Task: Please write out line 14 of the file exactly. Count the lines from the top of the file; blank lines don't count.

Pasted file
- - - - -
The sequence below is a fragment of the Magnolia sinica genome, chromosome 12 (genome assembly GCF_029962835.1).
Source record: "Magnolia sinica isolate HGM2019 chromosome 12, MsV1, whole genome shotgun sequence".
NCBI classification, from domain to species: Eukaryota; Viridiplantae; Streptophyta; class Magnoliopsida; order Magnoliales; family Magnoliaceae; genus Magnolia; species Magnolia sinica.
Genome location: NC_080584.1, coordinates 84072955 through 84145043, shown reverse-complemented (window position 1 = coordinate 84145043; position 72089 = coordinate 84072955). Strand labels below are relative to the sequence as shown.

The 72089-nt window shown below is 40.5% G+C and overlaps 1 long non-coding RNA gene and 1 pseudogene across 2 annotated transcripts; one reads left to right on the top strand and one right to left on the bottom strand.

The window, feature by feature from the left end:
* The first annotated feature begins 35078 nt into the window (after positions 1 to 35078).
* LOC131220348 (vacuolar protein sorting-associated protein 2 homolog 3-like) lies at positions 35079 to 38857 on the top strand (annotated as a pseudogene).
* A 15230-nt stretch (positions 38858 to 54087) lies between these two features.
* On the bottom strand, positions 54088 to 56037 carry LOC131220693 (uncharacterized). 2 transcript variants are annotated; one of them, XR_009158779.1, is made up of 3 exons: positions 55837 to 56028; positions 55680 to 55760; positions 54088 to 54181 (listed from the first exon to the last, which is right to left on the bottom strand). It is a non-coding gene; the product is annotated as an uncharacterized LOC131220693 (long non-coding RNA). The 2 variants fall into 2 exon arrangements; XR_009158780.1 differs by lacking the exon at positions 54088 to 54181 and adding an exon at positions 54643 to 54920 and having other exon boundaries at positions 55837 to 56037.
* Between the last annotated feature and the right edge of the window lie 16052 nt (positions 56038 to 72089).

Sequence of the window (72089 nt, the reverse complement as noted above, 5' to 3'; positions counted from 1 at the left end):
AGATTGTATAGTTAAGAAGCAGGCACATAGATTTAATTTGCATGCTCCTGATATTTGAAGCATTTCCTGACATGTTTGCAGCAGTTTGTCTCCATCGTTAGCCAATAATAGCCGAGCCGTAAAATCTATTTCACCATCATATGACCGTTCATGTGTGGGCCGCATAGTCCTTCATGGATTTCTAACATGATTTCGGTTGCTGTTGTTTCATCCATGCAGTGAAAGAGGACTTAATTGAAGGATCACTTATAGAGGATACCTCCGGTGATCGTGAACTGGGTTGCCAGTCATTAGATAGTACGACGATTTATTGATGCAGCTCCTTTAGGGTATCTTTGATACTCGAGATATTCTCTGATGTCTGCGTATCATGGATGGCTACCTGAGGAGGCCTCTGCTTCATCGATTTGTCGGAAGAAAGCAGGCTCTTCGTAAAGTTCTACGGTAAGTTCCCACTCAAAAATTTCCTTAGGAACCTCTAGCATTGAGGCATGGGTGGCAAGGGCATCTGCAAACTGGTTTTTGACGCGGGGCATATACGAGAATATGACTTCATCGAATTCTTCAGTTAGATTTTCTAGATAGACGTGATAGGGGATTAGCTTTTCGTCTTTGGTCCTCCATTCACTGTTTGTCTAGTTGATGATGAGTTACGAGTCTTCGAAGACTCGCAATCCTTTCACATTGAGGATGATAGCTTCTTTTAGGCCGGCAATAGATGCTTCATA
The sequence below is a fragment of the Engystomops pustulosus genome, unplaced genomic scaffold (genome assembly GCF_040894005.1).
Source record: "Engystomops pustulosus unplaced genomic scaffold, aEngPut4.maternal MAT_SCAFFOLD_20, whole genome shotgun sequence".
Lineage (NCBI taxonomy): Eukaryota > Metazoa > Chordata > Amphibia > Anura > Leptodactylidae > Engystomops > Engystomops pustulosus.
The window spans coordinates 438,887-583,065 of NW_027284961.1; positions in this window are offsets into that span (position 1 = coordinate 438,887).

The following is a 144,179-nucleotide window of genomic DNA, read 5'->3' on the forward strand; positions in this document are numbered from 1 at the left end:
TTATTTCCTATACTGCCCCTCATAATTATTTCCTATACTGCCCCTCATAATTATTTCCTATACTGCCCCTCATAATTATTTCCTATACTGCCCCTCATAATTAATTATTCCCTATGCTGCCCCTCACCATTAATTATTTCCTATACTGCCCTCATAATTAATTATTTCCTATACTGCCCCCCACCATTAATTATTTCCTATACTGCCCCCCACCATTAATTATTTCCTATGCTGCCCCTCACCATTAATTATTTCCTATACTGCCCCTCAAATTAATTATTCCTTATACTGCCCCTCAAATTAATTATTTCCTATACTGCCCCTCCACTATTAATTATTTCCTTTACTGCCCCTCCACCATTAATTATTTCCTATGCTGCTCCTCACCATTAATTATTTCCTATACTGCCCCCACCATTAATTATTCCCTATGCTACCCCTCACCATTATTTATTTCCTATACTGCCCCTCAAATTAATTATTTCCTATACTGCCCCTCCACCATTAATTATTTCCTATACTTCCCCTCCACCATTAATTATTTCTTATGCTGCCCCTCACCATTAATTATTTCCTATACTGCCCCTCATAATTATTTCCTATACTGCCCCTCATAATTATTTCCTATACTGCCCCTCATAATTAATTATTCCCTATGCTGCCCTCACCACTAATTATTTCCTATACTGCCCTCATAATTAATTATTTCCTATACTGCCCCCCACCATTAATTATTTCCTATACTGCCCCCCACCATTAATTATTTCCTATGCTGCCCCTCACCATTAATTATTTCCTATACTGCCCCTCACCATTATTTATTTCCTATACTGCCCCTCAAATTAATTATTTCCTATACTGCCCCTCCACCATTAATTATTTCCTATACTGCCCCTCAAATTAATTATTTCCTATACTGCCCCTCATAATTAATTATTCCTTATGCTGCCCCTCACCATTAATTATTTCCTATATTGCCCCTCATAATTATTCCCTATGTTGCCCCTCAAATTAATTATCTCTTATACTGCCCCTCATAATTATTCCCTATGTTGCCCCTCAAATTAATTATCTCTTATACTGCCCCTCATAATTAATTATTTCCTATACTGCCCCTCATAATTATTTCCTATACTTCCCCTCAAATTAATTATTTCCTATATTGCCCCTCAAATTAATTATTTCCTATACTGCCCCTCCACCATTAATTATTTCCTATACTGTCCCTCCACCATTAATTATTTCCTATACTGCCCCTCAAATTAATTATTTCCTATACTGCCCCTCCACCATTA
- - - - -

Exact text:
The sequence below is a fragment of the Engystomops pustulosus genome, unplaced genomic scaffold (genome assembly GCF_040894005.1).